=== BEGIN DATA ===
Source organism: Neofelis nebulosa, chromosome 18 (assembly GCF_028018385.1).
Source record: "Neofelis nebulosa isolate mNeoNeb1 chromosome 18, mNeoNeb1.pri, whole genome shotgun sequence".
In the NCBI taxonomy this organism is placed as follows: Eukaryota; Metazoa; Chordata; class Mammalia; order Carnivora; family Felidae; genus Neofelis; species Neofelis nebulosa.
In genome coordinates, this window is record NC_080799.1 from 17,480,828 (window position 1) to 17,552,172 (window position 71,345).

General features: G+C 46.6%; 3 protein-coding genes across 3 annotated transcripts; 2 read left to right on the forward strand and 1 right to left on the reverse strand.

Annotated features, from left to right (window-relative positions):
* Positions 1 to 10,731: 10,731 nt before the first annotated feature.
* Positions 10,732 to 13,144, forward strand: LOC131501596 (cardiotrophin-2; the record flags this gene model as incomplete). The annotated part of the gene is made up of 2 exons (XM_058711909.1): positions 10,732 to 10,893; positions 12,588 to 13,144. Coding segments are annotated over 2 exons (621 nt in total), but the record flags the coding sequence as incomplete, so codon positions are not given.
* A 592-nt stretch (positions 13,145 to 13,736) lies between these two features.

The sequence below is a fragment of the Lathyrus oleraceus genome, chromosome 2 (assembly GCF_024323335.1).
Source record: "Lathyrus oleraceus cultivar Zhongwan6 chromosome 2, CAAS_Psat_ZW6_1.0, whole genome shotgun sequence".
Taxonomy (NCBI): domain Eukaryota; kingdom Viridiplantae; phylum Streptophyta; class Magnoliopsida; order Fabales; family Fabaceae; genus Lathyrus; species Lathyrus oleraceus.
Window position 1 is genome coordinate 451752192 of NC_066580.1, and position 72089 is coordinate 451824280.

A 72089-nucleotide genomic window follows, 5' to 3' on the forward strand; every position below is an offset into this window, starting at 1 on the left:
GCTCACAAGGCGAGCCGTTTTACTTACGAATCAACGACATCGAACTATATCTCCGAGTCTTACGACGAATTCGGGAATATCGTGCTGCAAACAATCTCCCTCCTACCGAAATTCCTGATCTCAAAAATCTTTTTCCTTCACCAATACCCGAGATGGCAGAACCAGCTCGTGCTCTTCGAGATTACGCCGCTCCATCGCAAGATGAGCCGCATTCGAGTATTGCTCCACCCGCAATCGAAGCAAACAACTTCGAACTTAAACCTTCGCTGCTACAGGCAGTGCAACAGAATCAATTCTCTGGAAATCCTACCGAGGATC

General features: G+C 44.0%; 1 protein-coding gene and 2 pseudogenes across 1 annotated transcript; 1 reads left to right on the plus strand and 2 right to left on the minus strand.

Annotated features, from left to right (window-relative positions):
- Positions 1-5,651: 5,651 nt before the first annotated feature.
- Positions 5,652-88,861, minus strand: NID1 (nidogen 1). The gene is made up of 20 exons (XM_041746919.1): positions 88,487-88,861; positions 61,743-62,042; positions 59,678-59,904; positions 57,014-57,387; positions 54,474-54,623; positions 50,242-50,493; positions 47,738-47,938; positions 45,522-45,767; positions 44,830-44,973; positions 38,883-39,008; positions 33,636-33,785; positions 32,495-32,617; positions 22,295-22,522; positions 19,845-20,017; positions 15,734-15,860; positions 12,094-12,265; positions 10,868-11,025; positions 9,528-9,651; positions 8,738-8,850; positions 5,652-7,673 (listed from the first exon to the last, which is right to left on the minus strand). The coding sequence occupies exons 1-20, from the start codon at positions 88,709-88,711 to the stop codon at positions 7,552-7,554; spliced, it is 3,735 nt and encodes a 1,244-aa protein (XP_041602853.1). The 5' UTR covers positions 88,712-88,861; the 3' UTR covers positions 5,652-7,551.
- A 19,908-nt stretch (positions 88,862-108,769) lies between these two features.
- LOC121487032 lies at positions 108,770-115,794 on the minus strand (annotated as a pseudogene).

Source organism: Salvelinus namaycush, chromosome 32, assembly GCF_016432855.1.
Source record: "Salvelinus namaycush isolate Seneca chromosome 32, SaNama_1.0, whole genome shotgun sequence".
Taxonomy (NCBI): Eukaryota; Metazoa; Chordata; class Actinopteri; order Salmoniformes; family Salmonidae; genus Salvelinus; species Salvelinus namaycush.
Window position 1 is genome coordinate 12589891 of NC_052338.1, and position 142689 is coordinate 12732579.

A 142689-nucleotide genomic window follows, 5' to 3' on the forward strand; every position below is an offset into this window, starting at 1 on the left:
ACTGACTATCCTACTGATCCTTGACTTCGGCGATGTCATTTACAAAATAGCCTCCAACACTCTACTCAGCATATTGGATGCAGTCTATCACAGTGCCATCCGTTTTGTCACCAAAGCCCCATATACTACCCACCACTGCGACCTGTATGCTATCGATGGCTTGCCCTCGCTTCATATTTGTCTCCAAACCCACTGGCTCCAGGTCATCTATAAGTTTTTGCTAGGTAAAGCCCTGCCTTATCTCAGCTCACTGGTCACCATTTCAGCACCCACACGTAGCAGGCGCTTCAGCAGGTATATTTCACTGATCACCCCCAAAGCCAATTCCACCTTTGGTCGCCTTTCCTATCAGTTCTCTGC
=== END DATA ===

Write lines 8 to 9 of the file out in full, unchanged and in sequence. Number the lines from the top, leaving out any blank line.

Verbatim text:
* Positions 10,732 to 13,144, forward strand: LOC131501596 (cardiotrophin-2; the record flags this gene model as incomplete). The annotated part of the gene is made up of 2 exons (XM_058711909.1): positions 10,732 to 10,893; positions 12,588 to 13,144. Coding segments are annotated over 2 exons (621 nt in total), but the record flags the coding sequence as incomplete, so codon positions are not given.
* A 592-nt stretch (positions 13,145 to 13,736) lies between these two features.